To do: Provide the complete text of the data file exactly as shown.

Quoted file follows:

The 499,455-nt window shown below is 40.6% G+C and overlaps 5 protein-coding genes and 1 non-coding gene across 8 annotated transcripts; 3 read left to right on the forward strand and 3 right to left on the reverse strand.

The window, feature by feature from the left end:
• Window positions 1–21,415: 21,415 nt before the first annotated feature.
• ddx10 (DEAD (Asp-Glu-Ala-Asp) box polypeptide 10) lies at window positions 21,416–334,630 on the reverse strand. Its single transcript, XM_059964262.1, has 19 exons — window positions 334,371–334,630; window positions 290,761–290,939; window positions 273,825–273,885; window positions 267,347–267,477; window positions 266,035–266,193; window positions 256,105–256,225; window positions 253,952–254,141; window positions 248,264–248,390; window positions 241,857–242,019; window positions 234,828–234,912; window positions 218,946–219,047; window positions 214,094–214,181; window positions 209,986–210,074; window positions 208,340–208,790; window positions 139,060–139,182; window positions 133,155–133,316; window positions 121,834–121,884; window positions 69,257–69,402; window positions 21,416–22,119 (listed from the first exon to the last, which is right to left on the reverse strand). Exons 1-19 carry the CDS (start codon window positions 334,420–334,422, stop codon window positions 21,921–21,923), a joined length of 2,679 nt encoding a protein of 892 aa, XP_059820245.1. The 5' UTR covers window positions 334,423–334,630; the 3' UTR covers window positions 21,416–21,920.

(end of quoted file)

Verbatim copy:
The 499,455-nt window shown below is 40.6% G+C and overlaps 5 protein-coding genes and 1 non-coding gene across 8 annotated transcripts; 3 read left to right on the forward strand and 3 right to left on the reverse strand.

The window, feature by feature from the left end:
• Window positions 1–21,415: 21,415 nt before the first annotated feature.
• ddx10 (DEAD (Asp-Glu-Ala-Asp) box polypeptide 10) lies at window positions 21,416–334,630 on the reverse strand. Its single transcript, XM_059964262.1, has 19 exons — window positions 334,371–334,630; window positions 290,761–290,939; window positions 273,825–273,885; window positions 267,347–267,477; window positions 266,035–266,193; window positions 256,105–256,225; window positions 253,952–254,141; window positions 248,264–248,390; window positions 241,857–242,019; window positions 234,828–234,912; window positions 218,946–219,047; window positions 214,094–214,181; window positions 209,986–210,074; window positions 208,340–208,790; window positions 139,060–139,182; window positions 133,155–133,316; window positions 121,834–121,884; window positions 69,257–69,402; window positions 21,416–22,119 (listed from the first exon to the last, which is right to left on the reverse strand). Exons 1-19 carry the CDS (start codon window positions 334,420–334,422, stop codon window positions 21,921–21,923), a joined length of 2,679 nt encoding a protein of 892 aa, XP_059820245.1. The 5' UTR covers window positions 334,423–334,630; the 3' UTR covers window positions 21,416–21,920.